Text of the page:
Ok here is what I have found with stretched sprue: Firstly its very available, any piece of surplus plastic tree from a kit will do. Grab an old plastic tree, black is a good colour, silver is good as it is the right rigging wire colour really. Find a length of straight sprue in the tree, and cut it out. Must be long enough to be held with finger tips. Avoid sprue with a hollow centre. You will find some plastics better than others.
Heat source, a candle works great. Hold the sprue above the candle, turning it to evenly heat the sprue section.
Here is the art to it, the softer it is, and the faster you pull it apart, the thinner it will be. You need to play around with this, it is quite good fun. You need to make lengths, of the same thickness, may take a few attempts. But you can vary the thickness, as was the case on real aircraft, a thicker piece will represent a double rigging wire, quite nicely/acceptably, on a 1/72 kit.
For rigging to look good, it needs to cool dead straight. Nothing looks worse on a kit than sagging rigging wires!
It cools fast. Immediately after stretching it out, release one end and let it hang vertically for a short period, holding the one end vertically. It cools so fast you only need to hold it for a short period. This should allow for a dead straight piece of sprue. If you keep tension on it or take slight tension off it immediately, you will have a bowed length of sprue, useless to man or beast! I find the best way to get it to cool straight, is to let it hang under it's own weight, infact the piece of unheated sprue, acts as a slight plumb weight, keeping it nice and straight, as it cools. Lay it out straight on a flat surface. Lay it out straight, as this will also avoid it bowing. Choose the correct thickness on your stretched piece as it will vary, cut it from the rest of it, and you should have a length of usable dead straight sprue, ready to be cut to required lengths. Another reason to lay it out on a flat surface, is so you can cut it easily to do the rigging.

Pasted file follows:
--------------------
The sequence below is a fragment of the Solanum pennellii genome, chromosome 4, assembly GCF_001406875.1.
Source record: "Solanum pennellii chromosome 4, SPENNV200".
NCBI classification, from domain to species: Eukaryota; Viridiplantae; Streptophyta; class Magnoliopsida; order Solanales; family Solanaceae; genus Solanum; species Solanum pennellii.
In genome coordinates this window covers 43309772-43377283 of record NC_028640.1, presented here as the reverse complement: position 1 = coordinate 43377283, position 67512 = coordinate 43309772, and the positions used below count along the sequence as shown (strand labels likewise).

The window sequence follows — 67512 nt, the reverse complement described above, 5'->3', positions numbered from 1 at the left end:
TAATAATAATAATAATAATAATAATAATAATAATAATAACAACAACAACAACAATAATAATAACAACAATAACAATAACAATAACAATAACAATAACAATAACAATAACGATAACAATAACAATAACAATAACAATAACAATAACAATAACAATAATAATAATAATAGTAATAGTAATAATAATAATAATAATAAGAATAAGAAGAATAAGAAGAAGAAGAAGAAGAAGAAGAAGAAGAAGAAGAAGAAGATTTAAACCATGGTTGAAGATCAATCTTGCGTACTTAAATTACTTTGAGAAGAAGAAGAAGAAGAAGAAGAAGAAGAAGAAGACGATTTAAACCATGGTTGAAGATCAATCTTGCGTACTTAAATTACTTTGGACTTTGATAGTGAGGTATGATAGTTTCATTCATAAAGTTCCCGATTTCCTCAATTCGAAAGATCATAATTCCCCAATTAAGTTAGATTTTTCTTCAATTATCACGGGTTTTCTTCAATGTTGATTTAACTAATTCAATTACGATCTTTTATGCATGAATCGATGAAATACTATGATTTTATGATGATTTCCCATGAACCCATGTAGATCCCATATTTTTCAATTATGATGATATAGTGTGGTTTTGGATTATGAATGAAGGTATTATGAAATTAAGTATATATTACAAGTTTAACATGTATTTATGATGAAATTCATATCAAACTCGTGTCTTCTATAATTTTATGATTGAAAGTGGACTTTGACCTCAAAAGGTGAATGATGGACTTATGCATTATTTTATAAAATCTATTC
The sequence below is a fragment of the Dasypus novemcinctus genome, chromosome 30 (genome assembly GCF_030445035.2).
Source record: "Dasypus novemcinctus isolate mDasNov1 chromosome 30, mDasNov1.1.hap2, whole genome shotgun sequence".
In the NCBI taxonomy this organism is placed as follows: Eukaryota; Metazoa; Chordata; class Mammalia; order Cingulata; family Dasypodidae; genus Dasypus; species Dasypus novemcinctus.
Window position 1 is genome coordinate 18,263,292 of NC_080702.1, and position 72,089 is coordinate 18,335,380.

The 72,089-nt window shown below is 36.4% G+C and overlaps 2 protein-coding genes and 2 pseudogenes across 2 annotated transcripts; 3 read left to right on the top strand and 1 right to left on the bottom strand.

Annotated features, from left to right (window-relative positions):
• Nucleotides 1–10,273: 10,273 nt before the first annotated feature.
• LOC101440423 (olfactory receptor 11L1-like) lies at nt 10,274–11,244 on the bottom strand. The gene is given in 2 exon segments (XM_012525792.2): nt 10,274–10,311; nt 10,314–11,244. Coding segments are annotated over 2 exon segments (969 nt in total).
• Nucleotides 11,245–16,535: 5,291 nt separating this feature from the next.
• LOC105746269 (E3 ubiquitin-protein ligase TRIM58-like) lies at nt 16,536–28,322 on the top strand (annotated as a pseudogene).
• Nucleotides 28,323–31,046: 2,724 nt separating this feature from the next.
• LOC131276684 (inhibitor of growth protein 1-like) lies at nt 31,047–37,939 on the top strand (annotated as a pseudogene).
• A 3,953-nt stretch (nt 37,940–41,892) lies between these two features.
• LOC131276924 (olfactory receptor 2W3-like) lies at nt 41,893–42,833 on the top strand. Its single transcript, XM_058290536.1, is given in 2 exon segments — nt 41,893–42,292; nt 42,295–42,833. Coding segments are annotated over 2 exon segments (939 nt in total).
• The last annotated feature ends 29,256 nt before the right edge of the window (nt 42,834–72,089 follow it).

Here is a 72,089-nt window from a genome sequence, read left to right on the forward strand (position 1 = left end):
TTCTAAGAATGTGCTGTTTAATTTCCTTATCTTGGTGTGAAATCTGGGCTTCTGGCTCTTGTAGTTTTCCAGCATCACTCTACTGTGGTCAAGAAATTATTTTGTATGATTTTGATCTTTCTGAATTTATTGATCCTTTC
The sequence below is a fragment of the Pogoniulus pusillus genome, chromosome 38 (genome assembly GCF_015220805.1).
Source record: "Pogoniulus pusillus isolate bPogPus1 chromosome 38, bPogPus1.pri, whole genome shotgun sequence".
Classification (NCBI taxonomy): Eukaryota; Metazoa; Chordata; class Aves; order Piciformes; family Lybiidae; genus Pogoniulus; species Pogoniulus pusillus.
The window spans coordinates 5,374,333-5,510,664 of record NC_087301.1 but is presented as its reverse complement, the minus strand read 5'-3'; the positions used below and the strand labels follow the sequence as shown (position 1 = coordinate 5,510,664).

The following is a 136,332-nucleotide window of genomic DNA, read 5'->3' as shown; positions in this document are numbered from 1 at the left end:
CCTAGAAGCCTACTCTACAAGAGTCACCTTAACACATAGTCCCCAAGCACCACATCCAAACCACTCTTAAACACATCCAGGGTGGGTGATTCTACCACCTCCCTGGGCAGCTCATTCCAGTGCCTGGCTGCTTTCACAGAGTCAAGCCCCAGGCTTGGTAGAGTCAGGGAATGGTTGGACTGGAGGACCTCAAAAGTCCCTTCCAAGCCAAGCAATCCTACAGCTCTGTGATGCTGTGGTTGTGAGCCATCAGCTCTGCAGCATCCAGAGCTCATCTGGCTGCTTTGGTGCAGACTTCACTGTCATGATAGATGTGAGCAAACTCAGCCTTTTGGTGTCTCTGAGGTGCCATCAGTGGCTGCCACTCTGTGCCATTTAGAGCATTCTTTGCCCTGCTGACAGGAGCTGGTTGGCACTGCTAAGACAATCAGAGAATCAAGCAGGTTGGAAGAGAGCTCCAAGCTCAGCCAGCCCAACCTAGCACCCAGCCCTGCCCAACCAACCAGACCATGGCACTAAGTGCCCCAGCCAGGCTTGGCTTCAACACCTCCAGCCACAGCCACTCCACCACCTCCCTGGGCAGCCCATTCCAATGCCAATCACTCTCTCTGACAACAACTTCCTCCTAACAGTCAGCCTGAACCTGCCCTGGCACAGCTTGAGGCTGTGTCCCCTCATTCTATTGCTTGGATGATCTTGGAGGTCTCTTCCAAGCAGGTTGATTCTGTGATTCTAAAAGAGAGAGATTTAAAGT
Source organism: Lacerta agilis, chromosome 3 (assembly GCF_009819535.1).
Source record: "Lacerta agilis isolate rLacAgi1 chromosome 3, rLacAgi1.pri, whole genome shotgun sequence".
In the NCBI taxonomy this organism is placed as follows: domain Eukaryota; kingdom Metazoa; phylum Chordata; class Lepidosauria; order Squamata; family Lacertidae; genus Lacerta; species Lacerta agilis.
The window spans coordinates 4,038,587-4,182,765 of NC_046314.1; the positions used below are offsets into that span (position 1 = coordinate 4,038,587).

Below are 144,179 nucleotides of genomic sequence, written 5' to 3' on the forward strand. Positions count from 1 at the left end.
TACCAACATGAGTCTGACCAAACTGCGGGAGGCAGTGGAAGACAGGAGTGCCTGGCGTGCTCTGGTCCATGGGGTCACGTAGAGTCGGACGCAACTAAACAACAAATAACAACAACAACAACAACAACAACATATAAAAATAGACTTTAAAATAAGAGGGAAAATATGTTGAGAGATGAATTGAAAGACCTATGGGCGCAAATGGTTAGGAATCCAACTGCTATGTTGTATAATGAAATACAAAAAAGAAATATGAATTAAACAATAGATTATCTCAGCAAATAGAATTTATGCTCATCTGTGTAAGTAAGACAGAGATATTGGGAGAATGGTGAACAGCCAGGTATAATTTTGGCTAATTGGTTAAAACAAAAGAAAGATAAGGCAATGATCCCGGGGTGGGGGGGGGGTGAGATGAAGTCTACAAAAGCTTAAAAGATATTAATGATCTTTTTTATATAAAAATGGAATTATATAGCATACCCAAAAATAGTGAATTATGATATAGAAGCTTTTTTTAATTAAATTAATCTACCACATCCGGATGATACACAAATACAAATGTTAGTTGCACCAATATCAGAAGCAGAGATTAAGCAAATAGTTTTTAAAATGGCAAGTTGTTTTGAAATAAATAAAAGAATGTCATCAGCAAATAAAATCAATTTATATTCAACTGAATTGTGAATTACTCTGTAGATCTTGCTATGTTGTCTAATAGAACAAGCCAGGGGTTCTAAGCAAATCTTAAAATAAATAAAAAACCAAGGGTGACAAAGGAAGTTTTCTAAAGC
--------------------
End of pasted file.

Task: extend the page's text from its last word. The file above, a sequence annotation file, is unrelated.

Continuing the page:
Measure the distance carefully between the struts of your model using a pair of old classroom deviders, allowing for a little overlap measure it out on your length of sprue and cut. Here is the tricky part, you need to gently hold the sprue with tweezers (grip too hard and you will kink the sprue), dip each end in white wood glue and position in place on the model. white glue is great, as it dries clear and shrinks slightly, putting a slight tautness on the rigging. It dries slowly, so you can move the piece of sprue about, to get it perfectly positioned.
You will find it quite good fun and you can do complex rigging jobs on 1/72 kits. On larger kits, it is tricky as if the piece is long, it can sag due to the white glue slow drying. Here is where super glue works. Glue one end to the strut, let it dry, hold the other end on the other strut, keeping the tension on, then glue it, gently holding the tension till the super glue sets. Trickier/fiddlier,
but does work.